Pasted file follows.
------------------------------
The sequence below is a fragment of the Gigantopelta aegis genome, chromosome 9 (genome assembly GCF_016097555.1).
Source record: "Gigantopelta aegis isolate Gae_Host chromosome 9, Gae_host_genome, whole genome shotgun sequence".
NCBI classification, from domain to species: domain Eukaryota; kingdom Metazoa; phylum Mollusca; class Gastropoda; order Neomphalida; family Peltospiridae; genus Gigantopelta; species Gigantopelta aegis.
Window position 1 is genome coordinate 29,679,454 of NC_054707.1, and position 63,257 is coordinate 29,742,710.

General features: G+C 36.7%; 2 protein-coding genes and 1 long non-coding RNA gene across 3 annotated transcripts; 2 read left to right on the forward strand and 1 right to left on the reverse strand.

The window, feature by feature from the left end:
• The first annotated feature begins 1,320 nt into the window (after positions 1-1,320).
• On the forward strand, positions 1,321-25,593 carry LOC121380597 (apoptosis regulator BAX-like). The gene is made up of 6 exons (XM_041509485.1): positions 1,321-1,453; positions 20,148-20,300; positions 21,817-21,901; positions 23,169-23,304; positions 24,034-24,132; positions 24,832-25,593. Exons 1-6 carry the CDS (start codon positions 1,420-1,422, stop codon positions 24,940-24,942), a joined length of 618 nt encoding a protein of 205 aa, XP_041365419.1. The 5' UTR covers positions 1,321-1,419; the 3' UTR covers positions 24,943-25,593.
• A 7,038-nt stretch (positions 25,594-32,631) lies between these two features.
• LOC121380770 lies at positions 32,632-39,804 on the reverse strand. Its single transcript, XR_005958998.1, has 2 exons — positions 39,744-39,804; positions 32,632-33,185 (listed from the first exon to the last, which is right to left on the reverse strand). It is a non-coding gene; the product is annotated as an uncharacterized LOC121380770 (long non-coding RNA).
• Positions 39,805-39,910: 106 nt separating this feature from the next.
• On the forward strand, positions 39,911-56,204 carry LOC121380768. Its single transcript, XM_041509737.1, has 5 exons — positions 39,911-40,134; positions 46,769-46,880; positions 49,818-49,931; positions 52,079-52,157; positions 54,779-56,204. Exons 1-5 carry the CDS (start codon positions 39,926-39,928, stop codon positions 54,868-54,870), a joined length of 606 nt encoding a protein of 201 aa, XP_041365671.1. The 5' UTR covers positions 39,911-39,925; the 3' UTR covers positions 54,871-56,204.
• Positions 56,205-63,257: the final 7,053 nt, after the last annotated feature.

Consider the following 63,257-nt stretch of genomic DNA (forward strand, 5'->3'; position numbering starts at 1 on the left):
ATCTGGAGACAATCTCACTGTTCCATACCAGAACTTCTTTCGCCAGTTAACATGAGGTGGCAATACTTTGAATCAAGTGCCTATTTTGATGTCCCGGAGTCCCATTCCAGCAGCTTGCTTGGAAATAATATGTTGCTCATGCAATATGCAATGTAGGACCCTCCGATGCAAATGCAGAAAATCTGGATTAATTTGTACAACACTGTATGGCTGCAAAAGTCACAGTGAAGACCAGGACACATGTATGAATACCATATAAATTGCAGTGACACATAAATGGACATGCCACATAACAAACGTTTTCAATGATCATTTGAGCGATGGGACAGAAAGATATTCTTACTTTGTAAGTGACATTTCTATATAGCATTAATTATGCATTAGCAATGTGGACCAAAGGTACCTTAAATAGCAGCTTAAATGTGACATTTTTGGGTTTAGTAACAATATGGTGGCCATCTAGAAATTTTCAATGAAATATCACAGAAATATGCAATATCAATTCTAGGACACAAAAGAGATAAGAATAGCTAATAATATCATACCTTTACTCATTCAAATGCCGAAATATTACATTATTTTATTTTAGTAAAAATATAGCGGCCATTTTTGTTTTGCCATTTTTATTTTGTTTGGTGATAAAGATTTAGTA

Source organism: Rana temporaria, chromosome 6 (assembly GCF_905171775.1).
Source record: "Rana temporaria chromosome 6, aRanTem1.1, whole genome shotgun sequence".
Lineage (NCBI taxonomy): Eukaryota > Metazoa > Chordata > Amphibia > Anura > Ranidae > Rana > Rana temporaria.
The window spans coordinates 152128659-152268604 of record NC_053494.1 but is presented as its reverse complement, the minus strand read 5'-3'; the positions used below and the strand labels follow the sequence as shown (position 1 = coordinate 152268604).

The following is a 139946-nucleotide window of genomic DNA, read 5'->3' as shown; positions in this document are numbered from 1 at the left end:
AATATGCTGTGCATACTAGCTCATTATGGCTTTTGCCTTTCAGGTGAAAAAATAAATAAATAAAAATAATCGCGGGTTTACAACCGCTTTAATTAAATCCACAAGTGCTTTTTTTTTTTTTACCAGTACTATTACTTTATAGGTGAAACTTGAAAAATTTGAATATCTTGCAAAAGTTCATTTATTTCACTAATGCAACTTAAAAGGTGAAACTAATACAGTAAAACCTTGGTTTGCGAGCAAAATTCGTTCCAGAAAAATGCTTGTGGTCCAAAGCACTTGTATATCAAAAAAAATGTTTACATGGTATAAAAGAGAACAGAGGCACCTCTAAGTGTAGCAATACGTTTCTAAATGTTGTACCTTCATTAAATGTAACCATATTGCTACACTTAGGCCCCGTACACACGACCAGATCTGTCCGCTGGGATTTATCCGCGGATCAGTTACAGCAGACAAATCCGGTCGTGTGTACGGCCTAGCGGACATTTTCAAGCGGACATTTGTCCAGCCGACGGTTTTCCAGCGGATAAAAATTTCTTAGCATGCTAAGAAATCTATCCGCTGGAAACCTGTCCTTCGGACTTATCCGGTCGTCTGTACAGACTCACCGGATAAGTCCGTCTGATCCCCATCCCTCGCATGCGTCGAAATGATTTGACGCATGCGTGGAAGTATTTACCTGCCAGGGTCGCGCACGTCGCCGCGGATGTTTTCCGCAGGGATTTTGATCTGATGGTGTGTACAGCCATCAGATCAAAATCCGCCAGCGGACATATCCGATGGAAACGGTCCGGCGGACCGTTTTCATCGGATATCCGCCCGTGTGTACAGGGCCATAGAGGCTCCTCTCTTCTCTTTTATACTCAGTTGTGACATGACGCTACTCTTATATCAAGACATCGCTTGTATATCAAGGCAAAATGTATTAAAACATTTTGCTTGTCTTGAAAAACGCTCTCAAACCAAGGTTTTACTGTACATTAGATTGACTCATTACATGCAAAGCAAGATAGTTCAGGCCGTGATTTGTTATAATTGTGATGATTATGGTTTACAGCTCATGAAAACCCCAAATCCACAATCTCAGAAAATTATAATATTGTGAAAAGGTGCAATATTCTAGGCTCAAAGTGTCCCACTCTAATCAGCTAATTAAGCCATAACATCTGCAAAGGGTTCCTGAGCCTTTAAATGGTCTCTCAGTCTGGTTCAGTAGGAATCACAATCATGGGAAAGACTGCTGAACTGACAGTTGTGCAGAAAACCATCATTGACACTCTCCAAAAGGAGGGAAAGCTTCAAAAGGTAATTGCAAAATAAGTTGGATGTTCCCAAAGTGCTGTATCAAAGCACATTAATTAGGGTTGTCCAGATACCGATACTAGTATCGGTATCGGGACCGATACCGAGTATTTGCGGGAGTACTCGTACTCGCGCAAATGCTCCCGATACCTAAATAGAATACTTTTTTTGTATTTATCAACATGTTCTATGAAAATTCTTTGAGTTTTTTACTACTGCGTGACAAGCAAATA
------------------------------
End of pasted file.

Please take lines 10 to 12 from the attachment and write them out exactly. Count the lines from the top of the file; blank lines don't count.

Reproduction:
• LOC121380770 lies at positions 32,632-39,804 on the reverse strand. Its single transcript, XR_005958998.1, has 2 exons — positions 39,744-39,804; positions 32,632-33,185 (listed from the first exon to the last, which is right to left on the reverse strand). It is a non-coding gene; the product is annotated as an uncharacterized LOC121380770 (long non-coding RNA).
• Positions 39,805-39,910: 106 nt separating this feature from the next.
• On the forward strand, positions 39,911-56,204 carry LOC121380768. Its single transcript, XM_041509737.1, has 5 exons — positions 39,911-40,134; positions 46,769-46,880; positions 49,818-49,931; positions 52,079-52,157; positions 54,779-56,204. Exons 1-5 carry the CDS (start codon positions 39,926-39,928, stop codon positions 54,868-54,870), a joined length of 606 nt encoding a protein of 201 aa, XP_041365671.1. The 5' UTR covers positions 39,911-39,925; the 3' UTR covers positions 54,871-56,204.